Blueprints Program Rating: Promising
As a delivery system rather than substantive program, PROSPER attempts to foster implementation of evidence-based youth and family interventions, complete with ongoing needs assessments, monitoring of implementation quality and partnership functions, and evaluation of intervention outcomes to prevent onset and reduce use of alcohol, tobacco, and other drugs and problem behaviors.
PROSPER was designed as a delivery system that could be built into and help direct collaborative work between Cooperative Extension systems and public school systems. Implementation of PROSPER is typically funded through a combination of in-kind support in the form of staffing from state and county cooperative extension systems and local community fundraising.
Improving the Use of Existing Public Funds
PROSPER helps to ensure that public funds supporting Cooperative Extension systems and local school districts are used effectively by helping to direct the work of staff in these systems toward sustained high quality implementation of evidence-based programs.
Allocating State or Local General Funds
States that have established state funding streams dedicated to supporting prevention or evidence-based programs may have administrative or quality dollars that can help support the PROSPER statewide infrastructure.
Maximizing Federal Funds
Formula Funds: Key formula grants focused on education and prevention of juvenile delinquency and substance abuse may be able to support staffing for the infrastructure or the implementation of selected evidence-based programs.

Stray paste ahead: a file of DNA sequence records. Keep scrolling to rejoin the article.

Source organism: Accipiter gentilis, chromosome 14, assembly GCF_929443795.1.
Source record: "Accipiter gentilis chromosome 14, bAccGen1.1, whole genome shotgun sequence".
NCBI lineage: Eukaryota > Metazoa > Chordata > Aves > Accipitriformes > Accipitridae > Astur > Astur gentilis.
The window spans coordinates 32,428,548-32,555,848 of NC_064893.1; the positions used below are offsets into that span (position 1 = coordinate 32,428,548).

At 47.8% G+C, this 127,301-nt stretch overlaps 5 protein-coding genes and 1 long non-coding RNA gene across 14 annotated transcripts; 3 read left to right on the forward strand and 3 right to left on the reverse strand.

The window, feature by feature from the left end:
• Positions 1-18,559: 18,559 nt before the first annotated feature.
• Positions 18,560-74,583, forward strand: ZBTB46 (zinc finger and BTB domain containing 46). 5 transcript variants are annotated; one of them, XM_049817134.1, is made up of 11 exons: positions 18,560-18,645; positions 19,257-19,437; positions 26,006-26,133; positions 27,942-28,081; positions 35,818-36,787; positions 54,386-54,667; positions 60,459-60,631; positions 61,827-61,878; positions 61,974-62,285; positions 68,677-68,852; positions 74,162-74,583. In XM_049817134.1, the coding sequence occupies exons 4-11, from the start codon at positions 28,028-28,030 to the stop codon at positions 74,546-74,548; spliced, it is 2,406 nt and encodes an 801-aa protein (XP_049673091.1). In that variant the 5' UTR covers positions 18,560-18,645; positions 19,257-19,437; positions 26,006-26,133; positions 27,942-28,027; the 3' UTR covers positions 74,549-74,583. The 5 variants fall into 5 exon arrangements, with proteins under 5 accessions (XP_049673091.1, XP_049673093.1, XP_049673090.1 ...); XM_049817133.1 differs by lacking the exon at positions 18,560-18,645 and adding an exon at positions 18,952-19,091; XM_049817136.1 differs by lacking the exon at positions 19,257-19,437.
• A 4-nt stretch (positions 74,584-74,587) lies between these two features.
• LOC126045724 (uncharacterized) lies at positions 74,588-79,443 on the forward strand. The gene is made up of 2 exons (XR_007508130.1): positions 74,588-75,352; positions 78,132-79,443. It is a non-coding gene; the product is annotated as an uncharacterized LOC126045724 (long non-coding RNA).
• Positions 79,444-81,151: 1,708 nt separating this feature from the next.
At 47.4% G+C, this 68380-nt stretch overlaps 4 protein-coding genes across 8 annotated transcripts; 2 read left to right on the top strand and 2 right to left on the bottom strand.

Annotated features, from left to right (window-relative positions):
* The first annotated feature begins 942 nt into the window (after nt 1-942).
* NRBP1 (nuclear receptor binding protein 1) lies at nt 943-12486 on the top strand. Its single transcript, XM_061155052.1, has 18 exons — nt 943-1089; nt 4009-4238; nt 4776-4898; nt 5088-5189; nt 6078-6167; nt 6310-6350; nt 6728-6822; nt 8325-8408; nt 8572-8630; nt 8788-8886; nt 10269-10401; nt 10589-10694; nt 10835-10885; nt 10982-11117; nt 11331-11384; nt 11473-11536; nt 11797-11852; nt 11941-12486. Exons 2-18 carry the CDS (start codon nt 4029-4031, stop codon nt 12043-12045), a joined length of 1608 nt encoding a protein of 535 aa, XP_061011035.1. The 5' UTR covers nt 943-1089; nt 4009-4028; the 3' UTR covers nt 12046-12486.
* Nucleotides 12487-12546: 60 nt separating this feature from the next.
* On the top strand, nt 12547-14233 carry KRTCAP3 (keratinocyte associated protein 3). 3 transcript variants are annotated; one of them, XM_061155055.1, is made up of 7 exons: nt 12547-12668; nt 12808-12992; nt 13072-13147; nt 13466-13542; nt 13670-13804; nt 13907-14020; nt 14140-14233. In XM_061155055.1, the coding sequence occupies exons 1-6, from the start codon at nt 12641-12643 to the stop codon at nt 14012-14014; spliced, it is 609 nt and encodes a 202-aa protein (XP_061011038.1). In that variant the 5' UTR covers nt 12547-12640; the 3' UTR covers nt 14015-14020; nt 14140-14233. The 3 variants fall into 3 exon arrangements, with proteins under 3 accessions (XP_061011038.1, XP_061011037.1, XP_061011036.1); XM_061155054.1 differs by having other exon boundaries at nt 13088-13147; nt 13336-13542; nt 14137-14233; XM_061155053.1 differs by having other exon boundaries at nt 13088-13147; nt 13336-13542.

- Title I (Education): Title I can potentially support curricula purchase, teacher training, and teacher salaries in schools that are operating schoolwide Title I programs. Title I can also potentially support the implementation of selected school-based evidence-based programs or the co-leader staffing at the community level.
- Office of Juvenile Justice and Delinquency Prevention (OJJDP): OJJDP formula funds support a variety of improvements to delinquency prevention programs and juvenile justice programs in states. Evidence-based programs are an explicit priority for these funds, which are typically administered on a competitive basis from the administering state agency to community-based programs.
- Substance Abuse Prevention and Treatment Block Grant (HHS): This source can fund a variety of substance abuse prevention activities and is a potential source of funding for evidence-based prevention programs in schools, depending on the priorities of the administering state agency.
Discretionary Grants: Federal research grants from the National Institutes of Health (NIH) and the Center for Disease Control and Prevention (CDC) have largely funded the initial development of the PROSPER system. This funding has been supplemented by the Annie E. Casey Foundation. Discretionary grants from the Department of Health and Human Services, the Department of Education, or the Department of Justice that support the delivery of evidence-based programs to promote social emotional development and prevent substance abuse and juvenile delinquency may also be relevant. Examples include: School Climate Tranformation Grants (ED); Project Prevent (ED); and Investing in Innovation (ED).
Foundation Grants and Public-Private Partnerships
PROSPER state teams typically work with their university development officer or university foundation to raise dollars from foundations and individuals.
At the local community level, teams typically raise a range of in-kind donations and small grants and donations from local foundations, civic organizations, and businesses.